A little-noticed case at the German court in Düsseldorf could spell trouble for Huaweis global operations.
The Chinese telecoms giant has been under fire from Western security officials for more than a year over concerns that it poses a cybersecurity threat to Europe and the United States.
But a court case filed by one of Huaweis former managers at its European headquarters in Düsseldorf takes aim at another pitfall for the company: Its respect of European privacy rules.
Specifically, it opens up questions about whether Huawei is putting data at risk of slipping into the hands of Chinese state surveillance and intelligence operations. It also raises questions about whether Europe will sharpen its tone with China on sensitive data privacy matters — after years of focusing its ire on Silicon Valleys giants and U.S. state surveillance.
A judge ruled March 5 that Huawei was in breach of European privacy law when it failed to comply with the former managers request to view the data the company had kept on him.
“I simply asked them to tell me what data they had, what they had deleted, when they had deleted it and what data they still had on file,” — a former Huawei manager
The labor court ruled that Huawei has to provide the categories of data it had kept on him in the past and the purposes for which it had kept the data. The firm also failed to respect mandatory deadlines to respond to the request, the judge found, slapping it with a minor fee of €5,000.
“I simply asked them to tell me what data they had, what they had deleted, when they had deleted it and what data they still had on file,” the former manager told POLITICO.
But Huawei in the proceedings said they could not give him the requested information because they had deleted it.
“Its a joke,” the former manager said.
The plaintiff spoke to POLITICO on condition that he would not be named, citing concerns for the safety of his family and himself. But he agreed to be identified as a man in his sixties who worked for Huawei in a managerial position from the early 2010s until 2018.
The former manager left the company in 2018 against his will. “This is also why I went to court,” he said, adding he also filed an earlier legal challenge claiming harassment by his former employer and saying the company pushed him out of his job in a case of age discrimination.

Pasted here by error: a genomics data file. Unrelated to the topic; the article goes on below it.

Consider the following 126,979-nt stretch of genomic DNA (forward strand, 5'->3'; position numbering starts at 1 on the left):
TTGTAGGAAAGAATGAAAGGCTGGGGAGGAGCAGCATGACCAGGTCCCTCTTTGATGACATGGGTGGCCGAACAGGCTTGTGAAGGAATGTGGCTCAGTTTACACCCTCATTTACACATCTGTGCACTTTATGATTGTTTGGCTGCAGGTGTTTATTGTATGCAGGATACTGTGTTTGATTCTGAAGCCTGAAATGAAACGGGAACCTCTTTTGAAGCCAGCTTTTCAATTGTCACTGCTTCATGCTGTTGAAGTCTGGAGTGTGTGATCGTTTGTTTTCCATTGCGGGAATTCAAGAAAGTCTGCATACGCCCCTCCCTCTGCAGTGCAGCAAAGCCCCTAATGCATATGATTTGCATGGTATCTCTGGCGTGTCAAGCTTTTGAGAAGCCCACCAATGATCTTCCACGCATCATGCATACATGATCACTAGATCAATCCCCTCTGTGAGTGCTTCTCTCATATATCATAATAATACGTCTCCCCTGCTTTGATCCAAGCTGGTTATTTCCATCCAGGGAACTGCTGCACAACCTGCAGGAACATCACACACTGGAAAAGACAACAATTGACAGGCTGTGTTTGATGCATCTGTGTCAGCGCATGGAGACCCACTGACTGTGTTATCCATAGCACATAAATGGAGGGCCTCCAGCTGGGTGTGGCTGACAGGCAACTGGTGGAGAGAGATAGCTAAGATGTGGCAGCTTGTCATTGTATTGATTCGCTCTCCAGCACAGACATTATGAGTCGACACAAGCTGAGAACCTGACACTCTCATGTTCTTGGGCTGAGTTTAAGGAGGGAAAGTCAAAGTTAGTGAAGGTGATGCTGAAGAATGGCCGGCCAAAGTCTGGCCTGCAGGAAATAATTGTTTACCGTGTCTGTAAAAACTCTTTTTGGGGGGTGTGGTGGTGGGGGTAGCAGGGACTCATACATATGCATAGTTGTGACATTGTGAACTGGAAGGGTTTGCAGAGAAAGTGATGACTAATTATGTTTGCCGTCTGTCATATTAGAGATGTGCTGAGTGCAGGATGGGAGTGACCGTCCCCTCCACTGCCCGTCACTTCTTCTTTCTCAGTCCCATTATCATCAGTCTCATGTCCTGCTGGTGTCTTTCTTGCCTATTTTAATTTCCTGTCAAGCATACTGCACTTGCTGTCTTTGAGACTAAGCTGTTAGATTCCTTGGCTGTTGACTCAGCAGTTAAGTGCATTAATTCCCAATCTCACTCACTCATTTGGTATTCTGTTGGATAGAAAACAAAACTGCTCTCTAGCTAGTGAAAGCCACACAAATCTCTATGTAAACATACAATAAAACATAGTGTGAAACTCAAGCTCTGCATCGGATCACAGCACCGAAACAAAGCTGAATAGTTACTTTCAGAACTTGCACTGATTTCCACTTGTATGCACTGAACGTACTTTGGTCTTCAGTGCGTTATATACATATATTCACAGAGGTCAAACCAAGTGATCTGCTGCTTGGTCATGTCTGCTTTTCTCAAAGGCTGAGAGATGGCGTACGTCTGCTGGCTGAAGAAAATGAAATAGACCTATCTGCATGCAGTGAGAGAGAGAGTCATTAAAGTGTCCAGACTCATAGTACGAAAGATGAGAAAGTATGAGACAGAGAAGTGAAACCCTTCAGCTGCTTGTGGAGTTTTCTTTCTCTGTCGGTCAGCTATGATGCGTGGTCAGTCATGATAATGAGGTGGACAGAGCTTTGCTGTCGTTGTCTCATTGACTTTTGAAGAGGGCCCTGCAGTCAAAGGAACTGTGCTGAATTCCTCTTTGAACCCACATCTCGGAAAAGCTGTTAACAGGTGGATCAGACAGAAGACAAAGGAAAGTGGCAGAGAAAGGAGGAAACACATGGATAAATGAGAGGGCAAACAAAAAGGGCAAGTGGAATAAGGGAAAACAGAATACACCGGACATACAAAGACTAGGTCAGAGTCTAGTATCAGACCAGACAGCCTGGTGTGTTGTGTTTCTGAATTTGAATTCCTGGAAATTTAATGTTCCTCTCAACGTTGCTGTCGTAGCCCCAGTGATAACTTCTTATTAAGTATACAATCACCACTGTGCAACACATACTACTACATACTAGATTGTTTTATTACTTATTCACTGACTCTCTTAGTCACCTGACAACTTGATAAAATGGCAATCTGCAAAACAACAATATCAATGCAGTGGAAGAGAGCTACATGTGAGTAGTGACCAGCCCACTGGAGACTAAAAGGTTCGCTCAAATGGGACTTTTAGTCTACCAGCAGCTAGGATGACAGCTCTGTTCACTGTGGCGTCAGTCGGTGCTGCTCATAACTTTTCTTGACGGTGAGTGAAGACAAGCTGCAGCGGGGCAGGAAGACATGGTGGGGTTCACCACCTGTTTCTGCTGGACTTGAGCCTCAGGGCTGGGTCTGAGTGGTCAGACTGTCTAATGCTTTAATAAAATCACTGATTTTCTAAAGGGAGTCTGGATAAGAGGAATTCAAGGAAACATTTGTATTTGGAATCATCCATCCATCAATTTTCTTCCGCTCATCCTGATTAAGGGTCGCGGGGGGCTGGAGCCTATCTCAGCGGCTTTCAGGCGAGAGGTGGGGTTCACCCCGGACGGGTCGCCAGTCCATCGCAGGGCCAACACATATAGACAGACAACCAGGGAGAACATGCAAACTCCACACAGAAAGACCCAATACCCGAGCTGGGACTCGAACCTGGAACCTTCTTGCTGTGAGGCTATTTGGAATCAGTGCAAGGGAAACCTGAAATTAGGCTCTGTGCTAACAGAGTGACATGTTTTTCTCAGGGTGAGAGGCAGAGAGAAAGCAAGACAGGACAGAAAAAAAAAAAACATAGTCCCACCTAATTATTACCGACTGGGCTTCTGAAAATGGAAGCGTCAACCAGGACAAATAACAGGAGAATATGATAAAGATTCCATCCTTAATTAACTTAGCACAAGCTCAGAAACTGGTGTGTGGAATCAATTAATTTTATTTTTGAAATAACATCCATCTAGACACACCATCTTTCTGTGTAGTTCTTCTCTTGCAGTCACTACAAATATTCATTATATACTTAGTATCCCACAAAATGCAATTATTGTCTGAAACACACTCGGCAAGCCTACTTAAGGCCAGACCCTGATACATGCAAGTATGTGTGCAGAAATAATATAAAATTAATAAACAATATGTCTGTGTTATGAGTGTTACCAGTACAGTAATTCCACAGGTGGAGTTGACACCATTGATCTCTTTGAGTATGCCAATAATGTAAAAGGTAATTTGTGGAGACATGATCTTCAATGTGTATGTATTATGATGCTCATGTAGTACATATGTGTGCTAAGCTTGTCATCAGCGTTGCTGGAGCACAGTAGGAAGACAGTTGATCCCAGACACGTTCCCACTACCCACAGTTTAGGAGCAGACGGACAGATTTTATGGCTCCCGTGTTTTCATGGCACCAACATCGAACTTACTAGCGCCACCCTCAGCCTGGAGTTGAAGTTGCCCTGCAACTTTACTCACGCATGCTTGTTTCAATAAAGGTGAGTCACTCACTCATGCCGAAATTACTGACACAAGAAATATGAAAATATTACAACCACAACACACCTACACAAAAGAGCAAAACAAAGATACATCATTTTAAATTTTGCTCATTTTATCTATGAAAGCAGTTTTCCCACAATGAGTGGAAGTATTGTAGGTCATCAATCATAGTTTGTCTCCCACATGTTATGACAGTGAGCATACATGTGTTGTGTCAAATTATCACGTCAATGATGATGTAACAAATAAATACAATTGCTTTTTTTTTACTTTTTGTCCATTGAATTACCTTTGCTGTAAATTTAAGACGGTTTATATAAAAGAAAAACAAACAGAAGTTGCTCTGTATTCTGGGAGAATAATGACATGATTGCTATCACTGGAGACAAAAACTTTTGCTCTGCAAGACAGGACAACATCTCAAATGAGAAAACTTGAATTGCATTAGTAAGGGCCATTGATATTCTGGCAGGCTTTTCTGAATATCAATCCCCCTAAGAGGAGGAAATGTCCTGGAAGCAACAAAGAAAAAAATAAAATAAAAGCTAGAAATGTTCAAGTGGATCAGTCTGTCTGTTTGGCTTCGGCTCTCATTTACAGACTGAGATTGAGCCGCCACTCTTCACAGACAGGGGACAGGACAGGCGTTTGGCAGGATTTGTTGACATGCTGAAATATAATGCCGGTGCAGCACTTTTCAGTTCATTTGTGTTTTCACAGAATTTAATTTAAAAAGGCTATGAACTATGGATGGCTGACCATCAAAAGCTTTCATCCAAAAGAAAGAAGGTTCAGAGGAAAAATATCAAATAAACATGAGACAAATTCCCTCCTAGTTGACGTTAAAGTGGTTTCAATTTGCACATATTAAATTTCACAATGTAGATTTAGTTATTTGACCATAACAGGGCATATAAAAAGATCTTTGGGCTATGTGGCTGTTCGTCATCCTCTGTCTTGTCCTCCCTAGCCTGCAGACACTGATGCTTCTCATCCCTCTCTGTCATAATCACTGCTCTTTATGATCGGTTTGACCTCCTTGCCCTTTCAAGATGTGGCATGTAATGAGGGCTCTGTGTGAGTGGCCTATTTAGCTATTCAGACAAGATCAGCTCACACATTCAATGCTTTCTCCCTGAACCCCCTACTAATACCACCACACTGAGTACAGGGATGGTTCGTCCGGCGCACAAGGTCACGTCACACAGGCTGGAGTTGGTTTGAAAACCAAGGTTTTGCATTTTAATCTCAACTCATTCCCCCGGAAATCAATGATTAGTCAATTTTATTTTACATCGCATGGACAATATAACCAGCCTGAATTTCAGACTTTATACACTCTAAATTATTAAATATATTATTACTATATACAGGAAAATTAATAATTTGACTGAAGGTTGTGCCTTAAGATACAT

Huawei declined several requests to comment on the court case and on how it manages its data, citing the case is ongoing.
When the EUs General Data Protection Regulation kicked in May 2018, the former manager immediately triggered a data subject request, a new right under the law that allows employees to ask a company to disclose and delete the data it holds on them.
“Since this was a Chinese company, Id better know what they had done with my data,” he said.
When Huawei did not respond to the request, he filed a lawsuit in November 2018 to pressure it to release the information.
In court, the Chinese firm argued it had deleted most of the data it kept on the former manager.
The former manager has since lodged an appeal to that decision because he is seeking financial compensation and wants more detail on how Huawei handled his data.
“I want to get the information about what happened with my data,” he said.
Both parties are now preparing for the courts upcoming appeals procedure.
China enters EUs privacy fray
The court case, first reported in Wirtschaftwoche, opens up uncomfortable questions for Huawei as well as for European data protection officials.
The company beefed up privacy protections in the run-up to Europes General Data Protection Regulation, a key law that increased requirements for companies to protect data. On its website, the company said it “complies with applicable privacy laws globally including GDPR” and that it has a number of mechanisms in place to safeguard user and employee privacy.
The company said on its website it may transfer personal data outside Europe under legal mechanisms provided by the GDPR.
The German court ruling showed Huawei had transferred the former managers data to its headquarters in China using “standard contractual clauses” — legal snippets that impose liability on a company when it transfers data to China, Malaysia and most other countries across the world.
And yet, the companys legal protections are hardly comforting to those who fear the Chinese states surveillance.
Concerns over China and privacy have peaked since 2018, when European governments started discussing the security of 5G networks and several officials in Europe called out Chinese vendors for having “legal backdoors” — meaning they were subject to legal requirements to grant Chinese state authorities access.
Of specific concern is a 2017 intelligence law that obliges companies to “support, assist and cooperate with state intelligence services in accordance with the law, and maintain secret all knowledge on the national intelligence services.” Another is Chinas cybersecurity law, which contains similar requirements.
Huawei has repeatedly said it wouldnt comply with such requirements.
Chinas surveillance laws were passed just as Chinese tech giants started gaining market share worldwide. Cloud and e-commerce giant Alibaba, video-sharing platform TikToks parent firm ByteDance, software-maker Tencent and others are taking the global market by storm.
Like Huawei, these firms often use standard contractual clauses to transRead More – Source